3 months ago 3 min read

FTX is Trying to Recoup Millions that Were Given to Nonprofits


And some charity have already used the money, others are awaiting legal clarification, while some have willingly chosen to return the monies.

Former cryptocurrency exchange FTX's founder Sam Bankman-Fried (SBF) and others made significant charitable contributions. According to a Jan. 8 article in the Wall Street Journal (WSJ), the company's new management is currently working to retrieve the funds.

John. J. Ray, who is currently in charge of FTX management, has claimed that it was difficult to determine the firm's overall assets and liabilities, as well as the number of bank accounts it had.

SBF, FTX, and its affiliates, which include the now-defunct hedge fund Alameda Research, are accused by federal prosecutors and regulators of stealing user cash and investing billions of dollars in hazardous wagers that failed to pay off. In November 2022, FTX and its affiliates declared bankruptcy.

SBF entered a "not guilty" plea to a number of fraud-related accusations earlier this week. His criminal trial is scheduled for October 2023. According to an SBF spokesman who talked to WSJ, charitable donations were made using trading profits rather than user dollars.

As of September 2022, the charity arm of FTX, Future Fund, had distributed more than $160 million to more than 110 nonprofit organizations. A previous version of the Future Fund website, which is now defunct, stated that the funds were given to biotech startups and university researchers working on Covid-19 vaccines and pandemic preparedness, programs providing online resources and mentoring to STEM students in rural China and India, and non-profit organizations developing solar panels.

Future fund committed $3.6 million to AVECRIS to create a genetic vaccine platform, even if the cryptocurrency bear market will continue to be in full gear through 2022. Additionally, it promised to provide $5 million to the Atlas Fellowship in order to fund scholarships and a summer program for high school students.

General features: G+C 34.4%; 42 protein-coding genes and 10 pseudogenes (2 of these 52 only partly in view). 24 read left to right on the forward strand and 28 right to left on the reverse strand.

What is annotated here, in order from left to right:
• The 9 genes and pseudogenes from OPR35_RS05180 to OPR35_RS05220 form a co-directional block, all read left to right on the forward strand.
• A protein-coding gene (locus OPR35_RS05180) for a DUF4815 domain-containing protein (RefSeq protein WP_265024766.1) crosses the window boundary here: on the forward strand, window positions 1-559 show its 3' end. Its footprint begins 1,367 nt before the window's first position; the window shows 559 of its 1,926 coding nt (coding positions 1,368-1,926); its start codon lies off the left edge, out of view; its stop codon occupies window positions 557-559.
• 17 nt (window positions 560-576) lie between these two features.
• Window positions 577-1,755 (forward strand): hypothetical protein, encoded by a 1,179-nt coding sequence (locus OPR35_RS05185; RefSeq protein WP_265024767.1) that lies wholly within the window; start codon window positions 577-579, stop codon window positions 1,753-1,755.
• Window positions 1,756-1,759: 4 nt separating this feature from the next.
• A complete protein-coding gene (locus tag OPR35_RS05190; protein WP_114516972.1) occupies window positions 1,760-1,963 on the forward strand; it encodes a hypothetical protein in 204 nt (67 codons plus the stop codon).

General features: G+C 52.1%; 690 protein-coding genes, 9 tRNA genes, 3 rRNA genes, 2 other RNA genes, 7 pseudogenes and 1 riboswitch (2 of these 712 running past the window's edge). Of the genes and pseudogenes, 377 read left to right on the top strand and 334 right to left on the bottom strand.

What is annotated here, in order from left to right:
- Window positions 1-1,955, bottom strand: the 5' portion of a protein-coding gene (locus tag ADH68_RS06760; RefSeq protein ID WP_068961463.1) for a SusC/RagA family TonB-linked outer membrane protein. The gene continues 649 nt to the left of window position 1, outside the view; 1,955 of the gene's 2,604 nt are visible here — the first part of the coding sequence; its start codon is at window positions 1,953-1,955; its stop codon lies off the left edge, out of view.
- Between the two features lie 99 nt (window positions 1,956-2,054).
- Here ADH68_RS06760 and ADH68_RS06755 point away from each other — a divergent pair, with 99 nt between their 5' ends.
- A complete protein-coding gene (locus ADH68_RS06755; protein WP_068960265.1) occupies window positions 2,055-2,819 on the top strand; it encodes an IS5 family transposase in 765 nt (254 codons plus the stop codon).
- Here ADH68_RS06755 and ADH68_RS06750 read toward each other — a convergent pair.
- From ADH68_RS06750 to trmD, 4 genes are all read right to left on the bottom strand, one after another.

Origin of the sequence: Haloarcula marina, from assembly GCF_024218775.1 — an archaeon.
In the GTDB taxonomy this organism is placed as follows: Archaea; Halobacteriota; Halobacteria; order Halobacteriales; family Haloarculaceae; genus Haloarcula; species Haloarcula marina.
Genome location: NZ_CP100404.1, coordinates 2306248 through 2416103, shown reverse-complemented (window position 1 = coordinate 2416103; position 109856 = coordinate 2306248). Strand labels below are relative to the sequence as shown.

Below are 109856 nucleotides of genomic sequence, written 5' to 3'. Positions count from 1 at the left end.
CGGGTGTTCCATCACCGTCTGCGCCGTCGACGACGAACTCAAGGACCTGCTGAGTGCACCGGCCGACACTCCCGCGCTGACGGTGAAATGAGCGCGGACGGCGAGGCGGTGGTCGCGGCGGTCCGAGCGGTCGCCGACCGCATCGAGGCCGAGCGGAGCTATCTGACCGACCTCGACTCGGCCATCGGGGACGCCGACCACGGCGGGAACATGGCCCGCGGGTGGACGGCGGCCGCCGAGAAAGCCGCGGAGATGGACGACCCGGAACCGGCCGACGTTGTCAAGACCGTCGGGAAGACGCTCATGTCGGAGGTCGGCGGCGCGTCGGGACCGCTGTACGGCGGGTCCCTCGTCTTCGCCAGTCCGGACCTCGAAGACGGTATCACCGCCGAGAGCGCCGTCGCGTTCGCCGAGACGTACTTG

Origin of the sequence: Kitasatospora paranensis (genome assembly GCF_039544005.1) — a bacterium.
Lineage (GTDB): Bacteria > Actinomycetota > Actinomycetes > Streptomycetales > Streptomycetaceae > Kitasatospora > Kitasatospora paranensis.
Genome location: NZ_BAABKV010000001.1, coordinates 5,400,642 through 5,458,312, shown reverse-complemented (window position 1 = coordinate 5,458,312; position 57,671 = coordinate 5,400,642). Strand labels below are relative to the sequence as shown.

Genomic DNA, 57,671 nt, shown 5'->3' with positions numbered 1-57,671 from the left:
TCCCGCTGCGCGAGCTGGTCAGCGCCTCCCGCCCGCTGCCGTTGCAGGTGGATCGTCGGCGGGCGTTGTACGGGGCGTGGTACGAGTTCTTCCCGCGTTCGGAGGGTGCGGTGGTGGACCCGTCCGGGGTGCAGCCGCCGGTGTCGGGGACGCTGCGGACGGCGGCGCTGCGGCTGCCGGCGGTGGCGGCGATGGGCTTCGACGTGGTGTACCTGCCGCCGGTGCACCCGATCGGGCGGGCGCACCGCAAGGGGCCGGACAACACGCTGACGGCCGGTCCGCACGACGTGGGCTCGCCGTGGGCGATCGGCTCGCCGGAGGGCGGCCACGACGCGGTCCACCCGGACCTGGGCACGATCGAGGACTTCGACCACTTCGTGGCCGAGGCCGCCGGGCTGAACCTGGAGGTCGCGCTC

The largest gift was given to biotech startup HelixNano, which would use the $10 million for Covid-19 vaccination testing.

On December 19, 2022, FTX announced in a press statement that it had been contacted by a number of parties who wanted to refund money they had received from FTX and its affiliates.

Alignment Research Center, a non-profit organization specializing in machine learning, recently declared that it would return the $1.25 million donation it had received from the FTX Foundation. The money "morally (if not legally) belongs to FTX consumers or creditors," the statement read.

Likewise, on December 20, the non-profit investigative news organization ProPublica said that it would refund the $1.6 million it had received from SBF's family foundation, Building A Stronger Future.

The issue is that many of the organizations have already spent all or a significant portion of the funds they received from FTX and its affiliates. For instance, according to WSJ, the Healthy Food Institute, a nonprofit think tank that focuses on plant- and cell-based meat substitutes, has already used all of the money from its two FTX grants.

Additionally, some of the $4.5 million that Stanford Medicine got has been spent. According to a spokesman, the company is hanging onto the remaining monies while it waits for legal clarification.

SBF admitted to WSJ in an interview on December 3 that while the majority of his philanthropic contributions were made sincerely, some were made to win over the public. He stated:

“When I pledged to give away $2,000 to some brand name charity as part of some promotion related to FTX’s business, that was as much PR as anything else.”

According to bankruptcy experts who spoke with WSJ, whether charities are required to refund FTX contributions depends on whether the exchange was financially stable when the awards were given. Furthermore, businesses who received funding from the FTX Foundation might be better protected.

The bankruptcy expert cautions that the companies might have to refund the funds if the court determines that FTX is a Ponzi scheme, as the prosecutors contend.

With estimated donations of $80 million made in just 18 months, SBF was also among the top political donors in the United States. Ray also tries to get back all of the campaign contributions.

SBF was taken into custody the following day, and the U.S. In order to "purchase bipartisan influence," Alameda Research allegedly donated millions of dollars to political parties using "dirty money" that had been stolen from its subscribers.

According to court documents, FTX spent over $15 million on opulent hotels in The Bahamas and over $7 million on meals in the nine months before to its bankruptcy.

On January 7, U.S. Andrew Vara, a trustee, objected to FTX's plans to sell LedgerX and its operations in Europe and Japan. Before the companies were sold, Vara demanded a thorough and impartial inquiry because the companies might hold information about FTX's bankruptcy and fraud.

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